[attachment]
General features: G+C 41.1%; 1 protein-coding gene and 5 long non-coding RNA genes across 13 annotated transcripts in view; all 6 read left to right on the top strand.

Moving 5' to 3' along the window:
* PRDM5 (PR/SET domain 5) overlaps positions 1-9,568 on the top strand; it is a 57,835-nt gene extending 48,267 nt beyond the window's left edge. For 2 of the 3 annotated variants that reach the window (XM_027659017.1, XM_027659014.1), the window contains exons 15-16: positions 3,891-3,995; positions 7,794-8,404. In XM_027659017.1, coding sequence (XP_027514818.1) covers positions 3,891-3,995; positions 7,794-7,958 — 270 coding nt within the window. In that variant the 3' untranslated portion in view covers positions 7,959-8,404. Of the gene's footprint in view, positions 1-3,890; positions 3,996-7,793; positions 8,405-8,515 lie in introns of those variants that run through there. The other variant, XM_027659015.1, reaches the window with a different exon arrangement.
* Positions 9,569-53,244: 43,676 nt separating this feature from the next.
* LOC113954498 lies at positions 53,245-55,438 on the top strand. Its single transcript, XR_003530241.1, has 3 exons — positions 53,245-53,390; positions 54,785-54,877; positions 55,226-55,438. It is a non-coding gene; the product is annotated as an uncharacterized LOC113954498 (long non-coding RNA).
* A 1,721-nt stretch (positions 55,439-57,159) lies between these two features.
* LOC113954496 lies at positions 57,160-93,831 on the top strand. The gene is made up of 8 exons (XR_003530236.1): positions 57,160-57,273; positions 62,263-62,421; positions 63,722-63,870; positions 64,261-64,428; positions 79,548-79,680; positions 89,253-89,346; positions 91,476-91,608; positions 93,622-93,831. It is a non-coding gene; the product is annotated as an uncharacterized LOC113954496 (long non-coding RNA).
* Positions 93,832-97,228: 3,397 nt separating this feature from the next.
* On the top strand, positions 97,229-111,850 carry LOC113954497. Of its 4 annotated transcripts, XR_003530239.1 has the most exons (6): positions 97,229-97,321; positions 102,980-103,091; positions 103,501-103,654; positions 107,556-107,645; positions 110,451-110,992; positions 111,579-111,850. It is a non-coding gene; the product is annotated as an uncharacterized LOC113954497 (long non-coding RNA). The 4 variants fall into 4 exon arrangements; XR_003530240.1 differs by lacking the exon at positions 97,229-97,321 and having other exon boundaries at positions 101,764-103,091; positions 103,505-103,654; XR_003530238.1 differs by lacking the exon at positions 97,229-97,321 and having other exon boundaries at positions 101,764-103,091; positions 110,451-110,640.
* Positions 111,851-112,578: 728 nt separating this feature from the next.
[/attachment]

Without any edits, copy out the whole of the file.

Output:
General features: G+C 41.1%; 1 protein-coding gene and 5 long non-coding RNA genes across 13 annotated transcripts in view; all 6 read left to right on the top strand.

Moving 5' to 3' along the window:
* PRDM5 (PR/SET domain 5) overlaps positions 1-9,568 on the top strand; it is a 57,835-nt gene extending 48,267 nt beyond the window's left edge. For 2 of the 3 annotated variants that reach the window (XM_027659017.1, XM_027659014.1), the window contains exons 15-16: positions 3,891-3,995; positions 7,794-8,404. In XM_027659017.1, coding sequence (XP_027514818.1) covers positions 3,891-3,995; positions 7,794-7,958 — 270 coding nt within the window. In that variant the 3' untranslated portion in view covers positions 7,959-8,404. Of the gene's footprint in view, positions 1-3,890; positions 3,996-7,793; positions 8,405-8,515 lie in introns of those variants that run through there. The other variant, XM_027659015.1, reaches the window with a different exon arrangement.
* Positions 9,569-53,244: 43,676 nt separating this feature from the next.
* LOC113954498 lies at positions 53,245-55,438 on the top strand. Its single transcript, XR_003530241.1, has 3 exons — positions 53,245-53,390; positions 54,785-54,877; positions 55,226-55,438. It is a non-coding gene; the product is annotated as an uncharacterized LOC113954498 (long non-coding RNA).
* A 1,721-nt stretch (positions 55,439-57,159) lies between these two features.
* LOC113954496 lies at positions 57,160-93,831 on the top strand. The gene is made up of 8 exons (XR_003530236.1): positions 57,160-57,273; positions 62,263-62,421; positions 63,722-63,870; positions 64,261-64,428; positions 79,548-79,680; positions 89,253-89,346; positions 91,476-91,608; positions 93,622-93,831. It is a non-coding gene; the product is annotated as an uncharacterized LOC113954496 (long non-coding RNA).
* Positions 93,832-97,228: 3,397 nt separating this feature from the next.
* On the top strand, positions 97,229-111,850 carry LOC113954497. Of its 4 annotated transcripts, XR_003530239.1 has the most exons (6): positions 97,229-97,321; positions 102,980-103,091; positions 103,501-103,654; positions 107,556-107,645; positions 110,451-110,992; positions 111,579-111,850. It is a non-coding gene; the product is annotated as an uncharacterized LOC113954497 (long non-coding RNA). The 4 variants fall into 4 exon arrangements; XR_003530240.1 differs by lacking the exon at positions 97,229-97,321 and having other exon boundaries at positions 101,764-103,091; positions 103,505-103,654; XR_003530238.1 differs by lacking the exon at positions 97,229-97,321 and having other exon boundaries at positions 101,764-103,091; positions 110,451-110,640.
* Positions 111,851-112,578: 728 nt separating this feature from the next.